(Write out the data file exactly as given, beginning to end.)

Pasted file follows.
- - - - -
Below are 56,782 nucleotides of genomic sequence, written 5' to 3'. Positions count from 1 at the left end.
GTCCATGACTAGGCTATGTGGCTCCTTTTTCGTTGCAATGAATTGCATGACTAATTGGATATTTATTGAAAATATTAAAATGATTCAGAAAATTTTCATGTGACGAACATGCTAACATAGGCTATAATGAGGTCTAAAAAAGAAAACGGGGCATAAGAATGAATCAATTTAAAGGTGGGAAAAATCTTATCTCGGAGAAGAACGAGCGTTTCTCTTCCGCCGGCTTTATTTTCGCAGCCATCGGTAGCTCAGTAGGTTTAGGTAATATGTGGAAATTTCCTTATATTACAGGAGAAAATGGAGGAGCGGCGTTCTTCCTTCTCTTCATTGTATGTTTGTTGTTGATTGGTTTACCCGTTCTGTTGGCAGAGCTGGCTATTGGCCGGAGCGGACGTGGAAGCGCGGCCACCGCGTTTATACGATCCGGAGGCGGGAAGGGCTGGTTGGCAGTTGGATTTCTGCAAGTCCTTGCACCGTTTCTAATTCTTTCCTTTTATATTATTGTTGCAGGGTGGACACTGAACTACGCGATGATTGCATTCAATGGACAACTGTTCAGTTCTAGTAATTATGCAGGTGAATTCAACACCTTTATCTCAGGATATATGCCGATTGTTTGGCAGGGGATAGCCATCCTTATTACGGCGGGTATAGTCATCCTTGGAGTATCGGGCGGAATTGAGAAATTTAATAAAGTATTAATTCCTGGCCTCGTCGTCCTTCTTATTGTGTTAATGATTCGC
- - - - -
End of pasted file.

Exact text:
Below are 56,782 nucleotides of genomic sequence, written 5' to 3'. Positions count from 1 at the left end.
GTCCATGACTAGGCTATGTGGCTCCTTTTTCGTTGCAATGAATTGCATGACTAATTGGATATTTATTGAAAATATTAAAATGATTCAGAAAATTTTCATGTGACGAACATGCTAACATAGGCTATAATGAGGTCTAAAAAAGAAAACGGGGCATAAGAATGAATCAATTTAAAGGTGGGAAAAATCTTATCTCGGAGAAGAACGAGCGTTTCTCTTCCGCCGGCTTTATTTTCGCAGCCATCGGTAGCTCAGTAGGTTTAGGTAATATGTGGAAATTTCCTTATATTACAGGAGAAAATGGAGGAGCGGCGTTCTTCCTTCTCTTCATTGTATGTTTGTTGTTGATTGGTTTACCCGTTCTGTTGGCAGAGCTGGCTATTGGCCGGAGCGGACGTGGAAGCGCGGCCACCGCGTTTATACGATCCGGAGGCGGGAAGGGCTGGTTGGCAGTTGGATTTCTGCAAGTCCTTGCACCGTTTCTAATTCTTTCCTTTTATATTATTGTTGCAGGGTGGACACTGAACTACGCGATGATTGCATTCAATGGACAACTGTTCAGTTCTAGTAATTATGCAGGTGAATTCAACACCTTTATCTCAGGATATATGCCGATTGTTTGGCAGGGGATAGCCATCCTTATTACGGCGGGTATAGTCATCCTTGGAGTATCGGGCGGAATTGAGAAATTTAATAAAGTATTAATTCCTGGCCTCGTCGTCCTTCTTATTGTGTTAATGATTCGC